One question we’re often asked when we present at high schools, college fairs, or parent meetings is “What are SAT Subject Tests and should I
take them?” Well, keep reading and by the end of this you should have as clear an answer as it’s possible to give.
What are SAT Subject Tests?
SAT Subject Tests are one hour exams on a variety of topics. They provide colleges a more detailed insight into your academic skills in a particular subject area than the SAT does. Many parents may remember hearing about or taking the Achievement Tests (if you graduated high school in the 80s or 90s) or the SAT IIs (in the first half of the 00s). Well, “SAT Subject Tests” is simply the latest name for those same exams.
There are 20 different SAT Subject Tests, covering topics such as Literature, Languages (Spanish, French, Chinese, Latin, and Japanese), History (World and US), Math (Level 1 and 2), and Science (Chemistry, Biology, and Physics).
In theory, Subject Tests more directly test the material that would have been taught in school. Despite this seemingly closer alignment with a school’s curriculum, SAT Subject Tests are still standardized exams written by the ETS, and thus are still highly coachable and still subject to the same flaws and biases as the SAT. Preparing for the Subject Tests will often gain students a substantial improvement in their score. However, unlike the SAT, there is much more specific material tested on Subject Tests, and if you have not taken a class that teaches you that material, it will be fairly difficult to do well on the exam.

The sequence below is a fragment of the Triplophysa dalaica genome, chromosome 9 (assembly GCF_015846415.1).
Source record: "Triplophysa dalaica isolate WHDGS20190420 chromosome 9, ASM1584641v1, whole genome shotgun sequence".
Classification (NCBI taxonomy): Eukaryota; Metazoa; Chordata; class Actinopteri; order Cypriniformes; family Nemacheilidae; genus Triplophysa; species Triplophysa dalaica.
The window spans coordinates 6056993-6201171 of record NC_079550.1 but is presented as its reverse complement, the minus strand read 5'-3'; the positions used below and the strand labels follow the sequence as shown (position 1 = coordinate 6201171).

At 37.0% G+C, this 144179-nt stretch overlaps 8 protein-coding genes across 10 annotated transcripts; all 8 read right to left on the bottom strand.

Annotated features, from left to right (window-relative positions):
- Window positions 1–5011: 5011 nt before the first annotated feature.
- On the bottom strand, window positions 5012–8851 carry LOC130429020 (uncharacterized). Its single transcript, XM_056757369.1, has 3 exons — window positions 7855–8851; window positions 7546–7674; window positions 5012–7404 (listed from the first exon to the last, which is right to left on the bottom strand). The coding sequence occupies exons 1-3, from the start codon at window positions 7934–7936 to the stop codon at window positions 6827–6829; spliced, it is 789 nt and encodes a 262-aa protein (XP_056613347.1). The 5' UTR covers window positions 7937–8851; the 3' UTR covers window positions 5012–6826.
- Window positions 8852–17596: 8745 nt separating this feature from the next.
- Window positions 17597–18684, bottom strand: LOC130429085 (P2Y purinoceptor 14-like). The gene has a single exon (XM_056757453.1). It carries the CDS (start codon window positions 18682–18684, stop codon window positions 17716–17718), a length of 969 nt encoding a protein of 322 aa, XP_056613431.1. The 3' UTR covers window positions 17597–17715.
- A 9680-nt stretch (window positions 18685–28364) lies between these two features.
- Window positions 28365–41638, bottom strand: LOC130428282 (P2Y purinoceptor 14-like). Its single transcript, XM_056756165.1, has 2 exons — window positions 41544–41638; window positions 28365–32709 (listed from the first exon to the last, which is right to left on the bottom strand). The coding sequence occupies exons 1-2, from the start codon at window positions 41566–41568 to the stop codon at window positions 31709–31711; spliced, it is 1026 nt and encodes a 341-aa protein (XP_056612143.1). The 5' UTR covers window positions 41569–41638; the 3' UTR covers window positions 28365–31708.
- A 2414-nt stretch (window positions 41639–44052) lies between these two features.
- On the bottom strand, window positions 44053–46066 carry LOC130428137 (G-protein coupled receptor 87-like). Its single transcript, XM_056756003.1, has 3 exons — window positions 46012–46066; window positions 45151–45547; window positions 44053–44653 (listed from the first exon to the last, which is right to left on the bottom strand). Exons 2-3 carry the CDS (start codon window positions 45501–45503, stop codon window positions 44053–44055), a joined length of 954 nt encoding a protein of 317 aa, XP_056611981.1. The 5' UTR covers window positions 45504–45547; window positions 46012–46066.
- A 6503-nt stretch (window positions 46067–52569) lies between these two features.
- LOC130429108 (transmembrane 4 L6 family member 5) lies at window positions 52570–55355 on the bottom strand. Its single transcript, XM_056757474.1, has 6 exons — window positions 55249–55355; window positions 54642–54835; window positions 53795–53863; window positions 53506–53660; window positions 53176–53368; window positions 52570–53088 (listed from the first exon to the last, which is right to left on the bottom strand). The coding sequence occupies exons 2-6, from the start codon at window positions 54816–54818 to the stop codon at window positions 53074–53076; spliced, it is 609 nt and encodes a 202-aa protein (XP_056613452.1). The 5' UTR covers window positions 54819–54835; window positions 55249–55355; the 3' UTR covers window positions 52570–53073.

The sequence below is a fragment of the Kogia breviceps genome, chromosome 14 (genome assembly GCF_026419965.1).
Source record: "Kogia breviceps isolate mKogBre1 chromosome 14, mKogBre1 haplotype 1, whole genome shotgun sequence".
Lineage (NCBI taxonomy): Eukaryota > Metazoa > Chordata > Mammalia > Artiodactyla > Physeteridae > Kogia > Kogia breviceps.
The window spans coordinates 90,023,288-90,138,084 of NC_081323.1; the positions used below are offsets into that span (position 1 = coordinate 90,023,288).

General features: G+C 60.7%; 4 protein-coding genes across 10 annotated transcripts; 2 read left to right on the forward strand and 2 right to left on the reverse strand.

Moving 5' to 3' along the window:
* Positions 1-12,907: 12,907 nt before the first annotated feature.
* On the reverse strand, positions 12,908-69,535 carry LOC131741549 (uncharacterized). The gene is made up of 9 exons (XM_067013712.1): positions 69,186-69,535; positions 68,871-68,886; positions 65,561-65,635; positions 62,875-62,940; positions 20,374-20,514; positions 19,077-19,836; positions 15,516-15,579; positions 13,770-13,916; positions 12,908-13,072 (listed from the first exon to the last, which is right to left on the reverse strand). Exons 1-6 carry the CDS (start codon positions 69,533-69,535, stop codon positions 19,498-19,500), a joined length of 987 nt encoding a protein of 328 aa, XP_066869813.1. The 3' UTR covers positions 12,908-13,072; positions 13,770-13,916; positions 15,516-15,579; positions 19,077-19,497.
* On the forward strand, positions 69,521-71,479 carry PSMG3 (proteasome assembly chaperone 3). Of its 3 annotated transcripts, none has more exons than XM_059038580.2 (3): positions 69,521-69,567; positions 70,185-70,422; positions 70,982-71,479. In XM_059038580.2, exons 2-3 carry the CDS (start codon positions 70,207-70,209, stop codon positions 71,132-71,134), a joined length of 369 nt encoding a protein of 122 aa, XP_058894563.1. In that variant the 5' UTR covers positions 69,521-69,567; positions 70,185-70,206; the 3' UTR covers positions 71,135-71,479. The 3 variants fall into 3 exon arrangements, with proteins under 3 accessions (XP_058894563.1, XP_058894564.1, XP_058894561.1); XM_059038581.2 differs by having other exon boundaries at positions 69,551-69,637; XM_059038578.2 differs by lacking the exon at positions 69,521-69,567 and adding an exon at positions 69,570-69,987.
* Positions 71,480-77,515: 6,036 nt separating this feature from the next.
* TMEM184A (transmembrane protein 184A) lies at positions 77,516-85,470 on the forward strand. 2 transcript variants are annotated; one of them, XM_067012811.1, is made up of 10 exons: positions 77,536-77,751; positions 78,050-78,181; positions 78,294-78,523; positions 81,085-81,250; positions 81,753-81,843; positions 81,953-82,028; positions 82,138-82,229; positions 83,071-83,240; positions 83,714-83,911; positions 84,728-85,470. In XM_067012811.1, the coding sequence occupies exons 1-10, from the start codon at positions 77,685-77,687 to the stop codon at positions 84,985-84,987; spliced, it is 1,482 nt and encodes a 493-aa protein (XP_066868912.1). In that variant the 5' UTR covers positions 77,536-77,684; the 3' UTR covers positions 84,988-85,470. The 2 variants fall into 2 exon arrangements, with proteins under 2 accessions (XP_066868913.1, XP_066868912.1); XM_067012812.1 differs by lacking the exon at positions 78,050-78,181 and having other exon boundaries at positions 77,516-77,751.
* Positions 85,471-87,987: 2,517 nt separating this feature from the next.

Should I Take SAT Subject Tests?
Only about 160 of the roughly 3,900 colleges and universities in the United States either require or recommend SAT Subject Tests. The rest of the schools don’t care and don’t use the scores to make admissions decisions. Thus, to determine if you should take SAT Subject Tests, you should check the requirements of schools you are thinking about applying to. Here is a list of schools that either require or recommend the tests. While the general rule is that most prestigious schools require the Subject Tests, this is not entirely true, so always verify with schools you’re interested in what their requirements are. For example, Yale
University and Harvard are understandably on the list, but so is the lesser known Baptist College of Florida.
Hopefully this answers some of those big questions about the SAT Subject Tests for you. If not, please feel free to ask us more in the comments.